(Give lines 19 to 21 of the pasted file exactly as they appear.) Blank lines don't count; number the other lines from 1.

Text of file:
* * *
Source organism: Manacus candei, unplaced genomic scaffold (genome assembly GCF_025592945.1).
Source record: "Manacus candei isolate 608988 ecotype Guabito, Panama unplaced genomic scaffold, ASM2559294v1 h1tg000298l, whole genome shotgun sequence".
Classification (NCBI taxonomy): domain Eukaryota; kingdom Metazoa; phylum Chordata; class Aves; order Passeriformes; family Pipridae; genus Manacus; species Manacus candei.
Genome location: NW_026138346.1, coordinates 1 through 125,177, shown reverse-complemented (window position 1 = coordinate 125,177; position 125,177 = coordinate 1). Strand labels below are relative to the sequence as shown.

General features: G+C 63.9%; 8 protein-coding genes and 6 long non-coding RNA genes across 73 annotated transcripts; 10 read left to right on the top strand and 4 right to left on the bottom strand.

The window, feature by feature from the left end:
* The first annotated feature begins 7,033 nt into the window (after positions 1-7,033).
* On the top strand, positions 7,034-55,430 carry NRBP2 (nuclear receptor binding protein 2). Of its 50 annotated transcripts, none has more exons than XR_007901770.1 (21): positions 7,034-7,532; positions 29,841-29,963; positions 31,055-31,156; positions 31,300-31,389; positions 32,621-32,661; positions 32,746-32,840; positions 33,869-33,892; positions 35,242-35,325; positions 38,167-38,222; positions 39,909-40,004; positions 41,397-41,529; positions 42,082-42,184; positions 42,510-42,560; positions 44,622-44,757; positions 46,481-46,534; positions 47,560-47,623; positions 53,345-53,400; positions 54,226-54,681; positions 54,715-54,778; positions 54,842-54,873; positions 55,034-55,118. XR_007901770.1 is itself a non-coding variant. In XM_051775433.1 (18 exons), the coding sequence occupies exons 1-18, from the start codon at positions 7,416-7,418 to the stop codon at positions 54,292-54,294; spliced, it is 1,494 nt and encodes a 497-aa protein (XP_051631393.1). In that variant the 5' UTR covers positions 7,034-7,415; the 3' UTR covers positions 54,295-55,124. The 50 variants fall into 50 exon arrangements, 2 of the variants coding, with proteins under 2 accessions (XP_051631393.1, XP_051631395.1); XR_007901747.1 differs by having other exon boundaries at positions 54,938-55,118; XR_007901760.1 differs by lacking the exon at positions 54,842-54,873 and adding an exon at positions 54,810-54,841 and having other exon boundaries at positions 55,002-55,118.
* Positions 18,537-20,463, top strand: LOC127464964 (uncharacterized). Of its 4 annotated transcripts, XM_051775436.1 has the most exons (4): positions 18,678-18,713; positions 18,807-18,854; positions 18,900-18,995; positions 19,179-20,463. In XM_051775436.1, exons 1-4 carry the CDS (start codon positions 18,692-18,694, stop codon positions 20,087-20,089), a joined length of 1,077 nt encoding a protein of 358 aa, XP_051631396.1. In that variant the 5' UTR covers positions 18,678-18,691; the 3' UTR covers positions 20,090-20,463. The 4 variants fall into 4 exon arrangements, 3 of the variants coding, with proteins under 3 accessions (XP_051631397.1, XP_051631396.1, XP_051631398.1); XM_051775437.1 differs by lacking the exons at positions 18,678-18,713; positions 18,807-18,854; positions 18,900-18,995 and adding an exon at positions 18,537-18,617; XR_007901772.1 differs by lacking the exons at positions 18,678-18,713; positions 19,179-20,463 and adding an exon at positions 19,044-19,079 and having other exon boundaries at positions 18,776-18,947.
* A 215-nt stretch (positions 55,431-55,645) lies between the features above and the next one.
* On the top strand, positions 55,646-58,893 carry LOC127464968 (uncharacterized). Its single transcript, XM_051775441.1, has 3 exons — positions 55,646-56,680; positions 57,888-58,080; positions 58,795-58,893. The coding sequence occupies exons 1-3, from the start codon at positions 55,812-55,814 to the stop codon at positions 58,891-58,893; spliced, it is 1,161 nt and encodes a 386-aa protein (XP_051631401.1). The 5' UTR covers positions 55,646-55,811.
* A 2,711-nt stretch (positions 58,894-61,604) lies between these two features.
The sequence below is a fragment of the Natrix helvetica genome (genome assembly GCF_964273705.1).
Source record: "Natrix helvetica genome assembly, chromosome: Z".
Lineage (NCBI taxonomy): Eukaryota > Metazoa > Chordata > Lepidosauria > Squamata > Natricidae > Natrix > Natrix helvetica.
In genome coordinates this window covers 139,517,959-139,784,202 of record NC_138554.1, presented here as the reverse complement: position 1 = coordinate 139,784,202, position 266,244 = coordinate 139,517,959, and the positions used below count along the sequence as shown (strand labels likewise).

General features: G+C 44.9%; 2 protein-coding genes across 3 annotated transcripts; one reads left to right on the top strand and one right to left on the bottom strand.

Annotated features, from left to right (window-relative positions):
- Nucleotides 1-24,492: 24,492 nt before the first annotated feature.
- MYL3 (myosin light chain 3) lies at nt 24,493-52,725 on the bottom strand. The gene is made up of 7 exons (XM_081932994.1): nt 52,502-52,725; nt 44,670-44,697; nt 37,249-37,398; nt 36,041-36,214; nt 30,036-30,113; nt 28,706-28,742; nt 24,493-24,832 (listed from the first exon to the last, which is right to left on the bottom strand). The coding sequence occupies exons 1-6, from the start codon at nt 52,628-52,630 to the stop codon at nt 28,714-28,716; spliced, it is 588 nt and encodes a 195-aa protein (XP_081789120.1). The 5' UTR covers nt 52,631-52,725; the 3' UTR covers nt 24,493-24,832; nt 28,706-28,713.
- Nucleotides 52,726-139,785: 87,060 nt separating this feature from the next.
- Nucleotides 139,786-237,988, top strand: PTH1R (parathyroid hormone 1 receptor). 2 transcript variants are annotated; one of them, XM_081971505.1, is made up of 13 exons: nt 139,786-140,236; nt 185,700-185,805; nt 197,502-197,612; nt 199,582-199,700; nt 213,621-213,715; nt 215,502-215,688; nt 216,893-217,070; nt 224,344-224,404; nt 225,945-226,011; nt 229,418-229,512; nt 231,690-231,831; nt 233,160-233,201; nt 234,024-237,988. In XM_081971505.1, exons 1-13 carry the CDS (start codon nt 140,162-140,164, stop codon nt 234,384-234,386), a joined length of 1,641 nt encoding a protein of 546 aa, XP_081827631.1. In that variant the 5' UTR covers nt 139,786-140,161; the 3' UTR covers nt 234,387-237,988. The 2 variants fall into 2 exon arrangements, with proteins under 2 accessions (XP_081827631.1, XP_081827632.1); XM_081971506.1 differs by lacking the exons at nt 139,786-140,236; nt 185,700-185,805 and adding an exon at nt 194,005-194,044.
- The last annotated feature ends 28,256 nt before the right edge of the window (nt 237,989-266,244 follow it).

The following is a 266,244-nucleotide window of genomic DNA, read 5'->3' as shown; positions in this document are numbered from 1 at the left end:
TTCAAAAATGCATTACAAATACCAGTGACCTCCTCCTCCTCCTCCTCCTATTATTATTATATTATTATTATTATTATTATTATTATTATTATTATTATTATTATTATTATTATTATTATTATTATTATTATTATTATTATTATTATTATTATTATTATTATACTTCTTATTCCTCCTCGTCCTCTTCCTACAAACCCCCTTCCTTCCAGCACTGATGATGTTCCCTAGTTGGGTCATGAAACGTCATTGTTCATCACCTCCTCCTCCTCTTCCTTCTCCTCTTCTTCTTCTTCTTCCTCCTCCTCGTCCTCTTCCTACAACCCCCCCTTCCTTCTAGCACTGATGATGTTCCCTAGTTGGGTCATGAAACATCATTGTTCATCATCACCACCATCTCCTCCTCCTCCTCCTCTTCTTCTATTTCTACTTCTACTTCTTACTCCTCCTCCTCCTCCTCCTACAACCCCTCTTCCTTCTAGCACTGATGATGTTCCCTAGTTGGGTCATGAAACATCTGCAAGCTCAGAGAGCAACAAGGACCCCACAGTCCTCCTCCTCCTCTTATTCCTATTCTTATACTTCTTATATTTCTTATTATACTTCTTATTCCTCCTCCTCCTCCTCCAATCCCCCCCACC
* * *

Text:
- Nucleotides 1-24,492: 24,492 nt before the first annotated feature.
- MYL3 (myosin light chain 3) lies at nt 24,493-52,725 on the bottom strand. The gene is made up of 7 exons (XM_081932994.1): nt 52,502-52,725; nt 44,670-44,697; nt 37,249-37,398; nt 36,041-36,214; nt 30,036-30,113; nt 28,706-28,742; nt 24,493-24,832 (listed from the first exon to the last, which is right to left on the bottom strand). The coding sequence occupies exons 1-6, from the start codon at nt 52,628-52,630 to the stop codon at nt 28,714-28,716; spliced, it is 588 nt and encodes a 195-aa protein (XP_081789120.1). The 5' UTR covers nt 52,631-52,725; the 3' UTR covers nt 24,493-24,832; nt 28,706-28,713.
- Nucleotides 52,726-139,785: 87,060 nt separating this feature from the next.